It’s Time To Stop Sleeping On Sleep

By Kavya Aggarwal  •  LinkedIn

Exam season is upon us, and with it comes the familiar baggage of project deadlines, rushed assignments, and all-nighters. With a seemingly endless number of lecture videos to catch up on, it’s no wonder that most of us do not have a cordial relationship with sleep on any given day. As the stress and pressure increases during grind season, the number of sleep-deprived students hits an all-time high.  

In our quest to ace university life, we bravely forgo sleep and treat it more as an oft-ignored luxury than a life-sustaining necessity – oblivious to the long-term side effects of sleep deprivation. Because of academic and co-curricular commitments with pressing deadlines, it feels ‘okay’ to delay bedtime or sacrifice sleep entirely.

Are we burning the midnight oil on the way to a burnout? PHOTO: Pexels 

Sacrificing sleep to complete work might seem to work on a short-term basis when we do get things done. However, the constant pressure of staying up night after night is slowly – and silently – taking a toll on our bodies.  

Here’s a deeper dive into what we get wrong about sleep and what we need to change about our own sleeping habits. 

Myth 1: Pulling an all-nighter before exam day helps with my prep 

Late-night cramming of exam content at the last minute may be doing you more harm than good. There is plenty of research into the impact of poor sleep on our information retaining capacity, attentiveness, and cognitive performance.  

In his book ‘Why We Sleep’, scientist Matthew Walker details a study where university students were divided into a sleep group and a sleep deprivation group. The sleep group was allowed a full night’s sleep, while the other group stayed up all night. The next day, they learnt series of facts, while their brain activity was recorded. Simple enough.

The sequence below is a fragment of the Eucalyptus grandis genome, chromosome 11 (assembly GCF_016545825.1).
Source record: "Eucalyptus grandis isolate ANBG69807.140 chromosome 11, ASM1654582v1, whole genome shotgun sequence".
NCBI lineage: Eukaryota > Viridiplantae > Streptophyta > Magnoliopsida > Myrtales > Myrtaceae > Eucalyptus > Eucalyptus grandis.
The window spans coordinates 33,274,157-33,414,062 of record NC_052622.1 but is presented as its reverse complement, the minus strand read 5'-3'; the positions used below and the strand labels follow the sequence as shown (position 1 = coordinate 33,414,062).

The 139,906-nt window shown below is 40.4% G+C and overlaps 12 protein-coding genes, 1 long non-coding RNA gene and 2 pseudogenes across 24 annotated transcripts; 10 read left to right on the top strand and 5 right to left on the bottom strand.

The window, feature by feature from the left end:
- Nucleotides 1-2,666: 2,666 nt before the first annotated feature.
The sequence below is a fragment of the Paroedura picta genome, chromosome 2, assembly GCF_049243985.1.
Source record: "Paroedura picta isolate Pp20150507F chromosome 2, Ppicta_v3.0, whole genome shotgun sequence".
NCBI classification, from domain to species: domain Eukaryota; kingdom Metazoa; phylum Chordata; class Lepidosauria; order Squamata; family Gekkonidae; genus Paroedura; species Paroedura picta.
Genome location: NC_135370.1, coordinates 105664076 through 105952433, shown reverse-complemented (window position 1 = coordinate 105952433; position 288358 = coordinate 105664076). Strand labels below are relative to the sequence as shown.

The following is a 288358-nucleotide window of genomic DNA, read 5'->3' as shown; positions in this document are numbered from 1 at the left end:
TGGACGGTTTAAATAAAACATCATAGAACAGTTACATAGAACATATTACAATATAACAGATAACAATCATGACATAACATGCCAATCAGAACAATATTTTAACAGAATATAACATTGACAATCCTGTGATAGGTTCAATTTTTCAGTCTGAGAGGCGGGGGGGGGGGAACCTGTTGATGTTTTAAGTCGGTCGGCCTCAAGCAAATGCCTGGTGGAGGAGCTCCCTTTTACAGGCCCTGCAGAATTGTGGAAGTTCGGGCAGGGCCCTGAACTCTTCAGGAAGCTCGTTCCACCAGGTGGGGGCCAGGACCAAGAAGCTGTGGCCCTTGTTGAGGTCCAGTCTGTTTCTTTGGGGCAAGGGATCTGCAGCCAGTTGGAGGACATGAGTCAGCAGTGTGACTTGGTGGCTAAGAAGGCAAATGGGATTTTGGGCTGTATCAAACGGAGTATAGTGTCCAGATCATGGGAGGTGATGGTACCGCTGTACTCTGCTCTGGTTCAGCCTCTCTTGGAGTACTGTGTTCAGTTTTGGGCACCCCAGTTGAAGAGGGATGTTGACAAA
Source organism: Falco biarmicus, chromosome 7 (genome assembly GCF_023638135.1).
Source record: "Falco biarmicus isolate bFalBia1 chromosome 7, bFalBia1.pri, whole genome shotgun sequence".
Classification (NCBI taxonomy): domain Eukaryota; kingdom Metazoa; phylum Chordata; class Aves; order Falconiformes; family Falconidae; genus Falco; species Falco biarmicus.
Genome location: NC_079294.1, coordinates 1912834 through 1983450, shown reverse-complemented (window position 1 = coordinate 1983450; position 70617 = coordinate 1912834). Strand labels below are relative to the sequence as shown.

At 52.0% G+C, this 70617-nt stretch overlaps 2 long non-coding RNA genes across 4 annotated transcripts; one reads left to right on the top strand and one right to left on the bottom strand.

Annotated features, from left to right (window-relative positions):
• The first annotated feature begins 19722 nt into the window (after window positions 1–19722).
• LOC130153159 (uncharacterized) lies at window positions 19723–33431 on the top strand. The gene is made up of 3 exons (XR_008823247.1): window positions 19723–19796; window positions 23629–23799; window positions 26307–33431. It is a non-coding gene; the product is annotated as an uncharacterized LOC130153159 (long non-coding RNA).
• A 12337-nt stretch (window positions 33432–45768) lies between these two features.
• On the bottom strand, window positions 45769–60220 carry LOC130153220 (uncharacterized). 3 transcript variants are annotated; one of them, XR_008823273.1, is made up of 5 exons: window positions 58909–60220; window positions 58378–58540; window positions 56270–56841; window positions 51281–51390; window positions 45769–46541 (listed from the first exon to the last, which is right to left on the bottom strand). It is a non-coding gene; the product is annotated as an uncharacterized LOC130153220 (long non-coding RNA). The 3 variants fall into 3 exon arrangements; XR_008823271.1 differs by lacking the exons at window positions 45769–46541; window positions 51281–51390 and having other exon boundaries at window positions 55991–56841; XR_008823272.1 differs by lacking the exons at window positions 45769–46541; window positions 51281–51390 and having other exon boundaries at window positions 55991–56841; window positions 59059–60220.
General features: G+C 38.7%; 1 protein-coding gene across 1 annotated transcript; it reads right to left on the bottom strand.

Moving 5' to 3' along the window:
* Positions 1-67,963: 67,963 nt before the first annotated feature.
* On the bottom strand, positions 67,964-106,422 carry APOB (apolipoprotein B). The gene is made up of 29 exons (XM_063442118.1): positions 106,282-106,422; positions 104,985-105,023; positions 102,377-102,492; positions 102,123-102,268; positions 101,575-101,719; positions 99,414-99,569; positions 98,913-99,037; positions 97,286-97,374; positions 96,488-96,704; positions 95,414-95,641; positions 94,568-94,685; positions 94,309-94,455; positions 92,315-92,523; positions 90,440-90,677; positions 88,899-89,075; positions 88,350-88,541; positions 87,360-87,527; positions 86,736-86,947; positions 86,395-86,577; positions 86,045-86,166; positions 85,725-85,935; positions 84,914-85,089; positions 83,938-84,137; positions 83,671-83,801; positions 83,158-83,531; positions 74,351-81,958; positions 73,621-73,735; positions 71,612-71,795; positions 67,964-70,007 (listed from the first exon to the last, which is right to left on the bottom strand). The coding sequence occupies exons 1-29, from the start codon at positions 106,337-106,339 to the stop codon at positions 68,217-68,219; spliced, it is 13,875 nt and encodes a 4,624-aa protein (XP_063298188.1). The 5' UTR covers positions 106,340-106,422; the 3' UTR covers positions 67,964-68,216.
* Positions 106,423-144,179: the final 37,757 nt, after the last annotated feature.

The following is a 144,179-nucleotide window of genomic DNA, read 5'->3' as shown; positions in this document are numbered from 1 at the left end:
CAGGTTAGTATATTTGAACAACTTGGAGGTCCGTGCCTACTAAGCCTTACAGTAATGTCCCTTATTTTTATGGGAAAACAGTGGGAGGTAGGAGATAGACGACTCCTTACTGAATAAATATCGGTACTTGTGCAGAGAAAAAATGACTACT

Two days of regular sleep later, all of them were tested on the facts learnt. The verdict?  A 40% learning deficit was observed in the sleep deprivation group. Compared to others, their MRI scans showed a significant difference in the activation of the hippocampus – the brain’s short-term memory. Subsequent research has further reinforced the importance of sleep to memory.  

The takeaway? Being well-prepared for an exam may be important but getting enough sleep the night before is perhaps even more so. It is those crucial hours of restfulness that allow the brain to consolidate and retain the information and act upon it more effectively.  

Myth 2: I can catch up on sleep over the weekend! 

The concepts of credit and debit may make sense in the world of banking, but not when it comes to your sleep schedule. Most of us believe that a good 12-hour sleep compensates for a string of wakeful nights. But sleep lost once is sleep lost forever.  

Yes, that weekend sleep may temporarily energise your tired self, but it does not make up for the long-term damage inflicted upon an overworked body that is firing on all cylinders.  

“A weekend of catch-up sleep is often not sufficient for full recuperation and each subsequent week of sleep deprivation has compounded negative effects,” explained Dr. Ruth Leong, a post-doctoral fellow with the Sleep and Cognition Lab at the Yong Loo Lin School of Medicine.  

Impaired immune function, slowed cognitive performance, increased stress, greater cravings, and daytime lethargy – all this and more have been linked to sleep deprivation in numerous well-validated scientific journals and other literature.  

The way forward? As recommended by the National Sleep Foundation, the average adult requires seven to nine hours of sleep daily. Committing to a fixed bedtime is a great first step towards better sleep hygiene. 

Science Supports Sleep (Src. National Sleep Foundation)

Myth 3: Sleep is for the Weak 

Well, haven’t you heard? Hustlers do not sleep. If you want it bad, you fight for it… Sacrificing sleep seems to be a badge of honour in modern-day hustle culture.  

And that is unfortunate as it only adds to the misinformation concerning sleep that is out there. As we strive to balance academics, co-curricular and social activities, let us not neglect our sleep. 

We roughly spend a third of our lives either sleeping or trying to fall asleep. Yet, we are unaware of its necessity and numerous benefits. We need to take a hard look at our sleep routine and put the many sleep-related myths to bed (no pun intended!). 

As said by Homer (the Greek poet, not our favourite Simpson), “There is a time for many words, and there is also a time for sleep”.  

And that time is now, so turn your laptop off and get a good night’s rest today. All the best for your finals!